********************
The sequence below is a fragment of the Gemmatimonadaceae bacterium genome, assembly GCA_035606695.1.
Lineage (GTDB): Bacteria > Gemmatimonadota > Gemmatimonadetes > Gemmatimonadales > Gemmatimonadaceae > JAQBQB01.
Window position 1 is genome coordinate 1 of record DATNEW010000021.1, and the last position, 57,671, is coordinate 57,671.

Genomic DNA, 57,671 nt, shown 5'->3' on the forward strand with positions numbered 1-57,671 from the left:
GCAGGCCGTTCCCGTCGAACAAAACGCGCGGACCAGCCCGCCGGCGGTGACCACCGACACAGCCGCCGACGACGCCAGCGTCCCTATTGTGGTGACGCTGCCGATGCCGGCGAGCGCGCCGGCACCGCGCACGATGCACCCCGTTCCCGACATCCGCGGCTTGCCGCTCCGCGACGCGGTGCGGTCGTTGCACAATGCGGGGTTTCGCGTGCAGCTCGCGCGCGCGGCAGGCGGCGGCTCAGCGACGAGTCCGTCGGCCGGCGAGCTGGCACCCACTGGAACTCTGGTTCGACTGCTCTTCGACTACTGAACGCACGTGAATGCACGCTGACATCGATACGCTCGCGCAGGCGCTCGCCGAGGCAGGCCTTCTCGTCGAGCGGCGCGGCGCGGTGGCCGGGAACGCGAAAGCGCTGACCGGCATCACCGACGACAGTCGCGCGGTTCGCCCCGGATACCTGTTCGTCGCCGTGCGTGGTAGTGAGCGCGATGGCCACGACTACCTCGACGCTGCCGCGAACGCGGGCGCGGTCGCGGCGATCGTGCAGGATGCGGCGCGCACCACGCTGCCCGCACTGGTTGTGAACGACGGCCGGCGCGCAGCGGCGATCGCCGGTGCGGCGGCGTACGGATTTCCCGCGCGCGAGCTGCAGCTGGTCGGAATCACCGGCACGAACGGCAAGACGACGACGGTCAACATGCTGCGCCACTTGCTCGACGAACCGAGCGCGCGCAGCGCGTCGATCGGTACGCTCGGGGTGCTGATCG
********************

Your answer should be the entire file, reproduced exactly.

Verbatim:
The sequence below is a fragment of the Gemmatimonadaceae bacterium genome, assembly GCA_035606695.1.
Lineage (GTDB): Bacteria > Gemmatimonadota > Gemmatimonadetes > Gemmatimonadales > Gemmatimonadaceae > JAQBQB01.
Window position 1 is genome coordinate 1 of record DATNEW010000021.1, and the last position, 57,671, is coordinate 57,671.

Genomic DNA, 57,671 nt, shown 5'->3' on the forward strand with positions numbered 1-57,671 from the left:
GCAGGCCGTTCCCGTCGAACAAAACGCGCGGACCAGCCCGCCGGCGGTGACCACCGACACAGCCGCCGACGACGCCAGCGTCCCTATTGTGGTGACGCTGCCGATGCCGGCGAGCGCGCCGGCACCGCGCACGATGCACCCCGTTCCCGACATCCGCGGCTTGCCGCTCCGCGACGCGGTGCGGTCGTTGCACAATGCGGGGTTTCGCGTGCAGCTCGCGCGCGCGGCAGGCGGCGGCTCAGCGACGAGTCCGTCGGCCGGCGAGCTGGCACCCACTGGAACTCTGGTTCGACTGCTCTTCGACTACTGAACGCACGTGAATGCACGCTGACATCGATACGCTCGCGCAGGCGCTCGCCGAGGCAGGCCTTCTCGTCGAGCGGCGCGGCGCGGTGGCCGGGAACGCGAAAGCGCTGACCGGCATCACCGACGACAGTCGCGCGGTTCGCCCCGGATACCTGTTCGTCGCCGTGCGTGGTAGTGAGCGCGATGGCCACGACTACCTCGACGCTGCCGCGAACGCGGGCGCGGTCGCGGCGATCGTGCAGGATGCGGCGCGCACCACGCTGCCCGCACTGGTTGTGAACGACGGCCGGCGCGCAGCGGCGATCGCCGGTGCGGCGGCGTACGGATTTCCCGCGCGCGAGCTGCAGCTGGTCGGAATCACCGGCACGAACGGCAAGACGACGACGGTCAACATGCTGCGCCACTTGCTCGACGAACCGAGCGCGCGCAGCGCGTCGATCGGTACGCTCGGGGTGCTGATCG